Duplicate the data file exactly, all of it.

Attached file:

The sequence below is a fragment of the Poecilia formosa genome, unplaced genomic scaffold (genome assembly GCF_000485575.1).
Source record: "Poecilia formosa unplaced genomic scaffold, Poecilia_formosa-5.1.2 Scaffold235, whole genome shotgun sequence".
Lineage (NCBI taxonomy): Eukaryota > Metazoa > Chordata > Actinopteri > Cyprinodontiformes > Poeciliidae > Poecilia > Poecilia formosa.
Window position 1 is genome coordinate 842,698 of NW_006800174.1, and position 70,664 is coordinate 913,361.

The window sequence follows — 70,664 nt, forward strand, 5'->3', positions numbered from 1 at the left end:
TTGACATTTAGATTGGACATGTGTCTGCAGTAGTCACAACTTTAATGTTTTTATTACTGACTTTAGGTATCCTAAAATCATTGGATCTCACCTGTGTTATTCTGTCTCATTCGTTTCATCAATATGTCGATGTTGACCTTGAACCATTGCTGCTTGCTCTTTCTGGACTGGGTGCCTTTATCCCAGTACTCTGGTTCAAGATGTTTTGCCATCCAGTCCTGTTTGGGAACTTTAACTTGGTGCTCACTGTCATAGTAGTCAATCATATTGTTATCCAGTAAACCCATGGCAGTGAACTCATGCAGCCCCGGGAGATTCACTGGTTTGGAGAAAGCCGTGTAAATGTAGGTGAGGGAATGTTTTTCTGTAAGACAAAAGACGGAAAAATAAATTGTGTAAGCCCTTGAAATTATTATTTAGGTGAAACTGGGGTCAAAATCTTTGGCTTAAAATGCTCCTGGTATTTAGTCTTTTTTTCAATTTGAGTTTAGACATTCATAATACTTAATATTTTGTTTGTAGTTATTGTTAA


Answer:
The sequence below is a fragment of the Poecilia formosa genome, unplaced genomic scaffold (genome assembly GCF_000485575.1).
Source record: "Poecilia formosa unplaced genomic scaffold, Poecilia_formosa-5.1.2 Scaffold235, whole genome shotgun sequence".
Lineage (NCBI taxonomy): Eukaryota > Metazoa > Chordata > Actinopteri > Cyprinodontiformes > Poeciliidae > Poecilia > Poecilia formosa.
Window position 1 is genome coordinate 842,698 of NW_006800174.1, and position 70,664 is coordinate 913,361.

The window sequence follows — 70,664 nt, forward strand, 5'->3', positions numbered from 1 at the left end:
TTGACATTTAGATTGGACATGTGTCTGCAGTAGTCACAACTTTAATGTTTTTATTACTGACTTTAGGTATCCTAAAATCATTGGATCTCACCTGTGTTATTCTGTCTCATTCGTTTCATCAATATGTCGATGTTGACCTTGAACCATTGCTGCTTGCTCTTTCTGGACTGGGTGCCTTTATCCCAGTACTCTGGTTCAAGATGTTTTGCCATCCAGTCCTGTTTGGGAACTTTAACTTGGTGCTCACTGTCATAGTAGTCAATCATATTGTTATCCAGTAAACCCATGGCAGTGAACTCATGCAGCCCCGGGAGATTCACTGGTTTGGAGAAAGCCGTGTAAATGTAGGTGAGGGAATGTTTTTCTGTAAGACAAAAGACGGAAAAATAAATTGTGTAAGCCCTTGAAATTATTATTTAGGTGAAACTGGGGTCAAAATCTTTGGCTTAAAATGCTCCTGGTATTTAGTCTTTTTTTCAATTTGAGTTTAGACATTCATAATACTTAATATTTTGTTTGTAGTTATTGTTAA